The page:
I Cover the Waterfront: On Original Reporting


There’s this scene in “Page One: Inside The New York Times,” a 2011 documentary film about the paper of record, that I can’t stop thinking about.

It features David Carr, The Times’ media columnist who became the paper’s de facto spokesman before his death in 2015. In the scene, Carr debates the future of news with Michael Wolff, the founder of the news aggregation blog Newser.

Wolff succumbs to hyperbole in the course of their exchange, going so far as to declare that traditional news outlets who engage in original reporting are dead. Rebuking his opponent’s ridiculous claim is too easy for Carr. With a grin on his face, he holds up a printout of Newser’s front page and tells the audience that the blog is, in fact, a good looking website.

“But I wonder if Michael has really thought through ‘get rid of mainstream media content,’” Carr says. Again, he holds up a printout of the blog’s homepage, this time with every story containing information originally reported by “mainstream” outlets cut out with a pair of scissors. “Go ahead,” he says, peering through a piece of paper that looks like Swiss cheese.

I think of this scene often because I keep encountering folks who either don’t know or don’t appreciate the value of original reporting.

For example, last month a friend asked me why people continue to subscribe to The Times when blogs like Vox and Slate post concise content online for free.

I was shocked.

Did he not understand that those websites, while important and worth reading, relied heavily on the reportage of papers like The New York Times, Washington Post, Los Angeles Times et al? Could he not see that without reporters churning out copy and immersing themselves in their respective beats, most digital and television outlets would not exist?

The short answer: no, he did not. And I don’t blame him. If I wasn’t pursuing a career in journalism, I probably wouldn’t know or care either.

And it’s not just political news that’s the problem. The other day, a Facebook friend of mine shared a fake article that said Charles Manson had been granted parole. I don’t fault him for the mistake, the phony blog was well-designed and looked like a legitimate news organization. Perhaps we should update an old adage: Don’t judge a website by its homepage.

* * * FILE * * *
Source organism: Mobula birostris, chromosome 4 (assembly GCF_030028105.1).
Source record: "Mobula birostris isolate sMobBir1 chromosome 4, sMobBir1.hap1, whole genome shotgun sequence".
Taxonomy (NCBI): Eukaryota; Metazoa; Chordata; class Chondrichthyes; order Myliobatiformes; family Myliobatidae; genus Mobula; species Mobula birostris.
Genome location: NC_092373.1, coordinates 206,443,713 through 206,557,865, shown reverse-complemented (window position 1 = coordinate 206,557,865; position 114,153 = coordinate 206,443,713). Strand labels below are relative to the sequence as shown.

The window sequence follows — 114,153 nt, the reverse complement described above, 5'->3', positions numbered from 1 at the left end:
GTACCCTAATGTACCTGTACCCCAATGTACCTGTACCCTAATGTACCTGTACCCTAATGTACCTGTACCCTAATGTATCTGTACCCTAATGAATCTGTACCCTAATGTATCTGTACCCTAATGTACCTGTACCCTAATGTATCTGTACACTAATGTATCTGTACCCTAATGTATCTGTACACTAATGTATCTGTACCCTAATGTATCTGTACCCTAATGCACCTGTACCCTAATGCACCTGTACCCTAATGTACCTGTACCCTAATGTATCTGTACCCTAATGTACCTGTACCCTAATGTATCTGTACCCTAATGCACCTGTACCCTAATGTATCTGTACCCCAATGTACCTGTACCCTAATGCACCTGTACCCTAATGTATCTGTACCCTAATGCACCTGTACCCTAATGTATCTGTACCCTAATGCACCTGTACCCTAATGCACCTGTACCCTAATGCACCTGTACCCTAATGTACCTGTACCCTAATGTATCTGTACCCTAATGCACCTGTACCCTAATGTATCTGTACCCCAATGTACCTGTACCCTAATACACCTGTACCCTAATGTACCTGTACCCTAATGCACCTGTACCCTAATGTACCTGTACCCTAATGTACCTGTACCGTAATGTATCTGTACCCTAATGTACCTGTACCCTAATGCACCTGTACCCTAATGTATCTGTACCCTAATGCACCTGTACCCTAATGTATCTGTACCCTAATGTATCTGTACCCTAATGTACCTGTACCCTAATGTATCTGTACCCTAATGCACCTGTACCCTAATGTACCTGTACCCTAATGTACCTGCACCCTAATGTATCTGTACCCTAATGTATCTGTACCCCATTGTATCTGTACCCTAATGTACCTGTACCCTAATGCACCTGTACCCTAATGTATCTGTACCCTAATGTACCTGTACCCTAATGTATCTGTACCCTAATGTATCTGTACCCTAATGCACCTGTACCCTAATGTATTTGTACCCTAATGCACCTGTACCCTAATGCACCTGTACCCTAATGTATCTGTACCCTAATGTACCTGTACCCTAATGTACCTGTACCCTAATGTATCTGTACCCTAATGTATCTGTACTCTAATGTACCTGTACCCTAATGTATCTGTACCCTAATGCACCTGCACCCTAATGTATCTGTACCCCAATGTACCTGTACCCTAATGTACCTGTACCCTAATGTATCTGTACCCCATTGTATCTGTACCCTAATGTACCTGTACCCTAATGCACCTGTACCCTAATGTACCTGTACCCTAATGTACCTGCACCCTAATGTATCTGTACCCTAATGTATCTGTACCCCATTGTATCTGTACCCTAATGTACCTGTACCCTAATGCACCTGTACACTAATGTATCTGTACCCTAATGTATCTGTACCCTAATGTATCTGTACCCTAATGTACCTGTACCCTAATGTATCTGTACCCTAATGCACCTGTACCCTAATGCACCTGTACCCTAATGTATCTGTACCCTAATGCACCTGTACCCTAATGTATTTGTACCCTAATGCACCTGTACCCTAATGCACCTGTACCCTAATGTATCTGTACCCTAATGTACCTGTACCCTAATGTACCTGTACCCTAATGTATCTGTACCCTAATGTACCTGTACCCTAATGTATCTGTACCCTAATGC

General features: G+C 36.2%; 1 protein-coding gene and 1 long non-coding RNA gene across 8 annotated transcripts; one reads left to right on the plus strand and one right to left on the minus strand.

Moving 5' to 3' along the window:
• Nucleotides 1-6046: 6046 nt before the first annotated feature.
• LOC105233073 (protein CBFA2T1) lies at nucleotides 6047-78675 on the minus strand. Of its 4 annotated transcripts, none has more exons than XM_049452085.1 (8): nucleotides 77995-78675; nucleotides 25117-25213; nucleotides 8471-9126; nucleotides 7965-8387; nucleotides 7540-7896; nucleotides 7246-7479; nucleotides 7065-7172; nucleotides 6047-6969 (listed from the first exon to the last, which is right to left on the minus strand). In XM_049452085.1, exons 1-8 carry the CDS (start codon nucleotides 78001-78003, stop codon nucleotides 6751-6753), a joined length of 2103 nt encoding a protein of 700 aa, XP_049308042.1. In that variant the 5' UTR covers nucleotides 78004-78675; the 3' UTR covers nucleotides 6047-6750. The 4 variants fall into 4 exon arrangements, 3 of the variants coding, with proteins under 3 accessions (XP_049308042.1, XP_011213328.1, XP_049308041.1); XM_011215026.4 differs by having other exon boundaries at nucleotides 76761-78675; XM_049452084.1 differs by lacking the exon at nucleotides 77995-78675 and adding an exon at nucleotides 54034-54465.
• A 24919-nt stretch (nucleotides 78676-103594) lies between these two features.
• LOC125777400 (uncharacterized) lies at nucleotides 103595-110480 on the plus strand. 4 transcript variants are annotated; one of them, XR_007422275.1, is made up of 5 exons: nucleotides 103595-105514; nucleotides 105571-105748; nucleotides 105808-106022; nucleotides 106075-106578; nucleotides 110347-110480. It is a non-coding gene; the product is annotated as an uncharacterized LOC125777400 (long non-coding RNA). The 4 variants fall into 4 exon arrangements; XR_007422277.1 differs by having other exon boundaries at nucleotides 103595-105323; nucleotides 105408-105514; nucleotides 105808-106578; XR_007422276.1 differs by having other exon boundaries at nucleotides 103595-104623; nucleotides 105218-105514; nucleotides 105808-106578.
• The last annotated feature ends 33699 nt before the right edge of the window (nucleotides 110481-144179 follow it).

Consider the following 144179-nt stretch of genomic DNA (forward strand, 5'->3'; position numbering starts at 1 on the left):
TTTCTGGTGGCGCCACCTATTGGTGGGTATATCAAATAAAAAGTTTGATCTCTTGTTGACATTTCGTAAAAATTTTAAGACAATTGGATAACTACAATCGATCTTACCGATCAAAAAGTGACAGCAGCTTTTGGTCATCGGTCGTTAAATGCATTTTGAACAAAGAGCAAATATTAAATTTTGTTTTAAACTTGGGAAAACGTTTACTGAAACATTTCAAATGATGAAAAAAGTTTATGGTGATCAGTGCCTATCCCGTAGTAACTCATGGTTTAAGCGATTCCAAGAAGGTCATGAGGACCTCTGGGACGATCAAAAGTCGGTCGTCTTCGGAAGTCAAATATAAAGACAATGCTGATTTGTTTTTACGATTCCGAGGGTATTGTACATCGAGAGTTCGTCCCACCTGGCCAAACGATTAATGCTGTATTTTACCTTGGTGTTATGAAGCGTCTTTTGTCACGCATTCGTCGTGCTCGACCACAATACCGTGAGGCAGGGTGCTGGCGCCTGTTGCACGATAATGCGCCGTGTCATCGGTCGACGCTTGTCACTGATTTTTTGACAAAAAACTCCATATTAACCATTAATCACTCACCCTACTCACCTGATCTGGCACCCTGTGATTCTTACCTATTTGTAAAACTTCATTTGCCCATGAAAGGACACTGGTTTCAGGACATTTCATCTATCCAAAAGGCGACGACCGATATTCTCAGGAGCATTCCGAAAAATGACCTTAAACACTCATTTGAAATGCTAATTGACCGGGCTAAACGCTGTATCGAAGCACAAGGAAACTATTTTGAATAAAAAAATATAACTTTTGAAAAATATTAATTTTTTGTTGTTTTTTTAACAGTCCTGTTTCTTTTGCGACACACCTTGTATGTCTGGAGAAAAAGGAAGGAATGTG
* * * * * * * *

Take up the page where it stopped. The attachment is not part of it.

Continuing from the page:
This is a problem, and as we continue to rely on the internet for, well, everything, we must take media literacy seriously to ensure that subsequent generations are not illiterate. The medium may be changing, but news isn’t going anywhere.

Every night, I scroll through Twitter in awe  watching The Times and The Post battle to break news about the president and his men and women. As a young journalist, with a compulsion to join the print media, I can’t help but wonder if this is what it was like growing up in the heyday of newspapers. It reaffirms my belief that tough and true reporting will always prevail.

I was reminded of this a few weeks ago when I came across a tweet by Pete Hegseth, a Trump supporter and guest host on “Fox & Friends,” a morning program on Fox News. His tweet read, “Spilled my coffee this morning on [Fox & Friends]. Finally found good use for failing [New York Times]. #NotFakeNews,” and included a picture of a coffee-stained Times acting as a coaster.

When I saw his tweet, I laughed because it proved David Carr’s words true. Folks can trash The Times all they want, but they’ll still read it. Because without it, blogs and opinion TV shows like “Fox & Friends” will have nothing to broadcast or discuss. It truly is the media kingdom with all the power.

So, will traditional media fail while fake news prevails? To paraphrase my hero Carr: hell no.

Note: A version of this column first appeared in the Addison Independent. It has been reprinted here because it is the first in a series about the future of traditional and print media.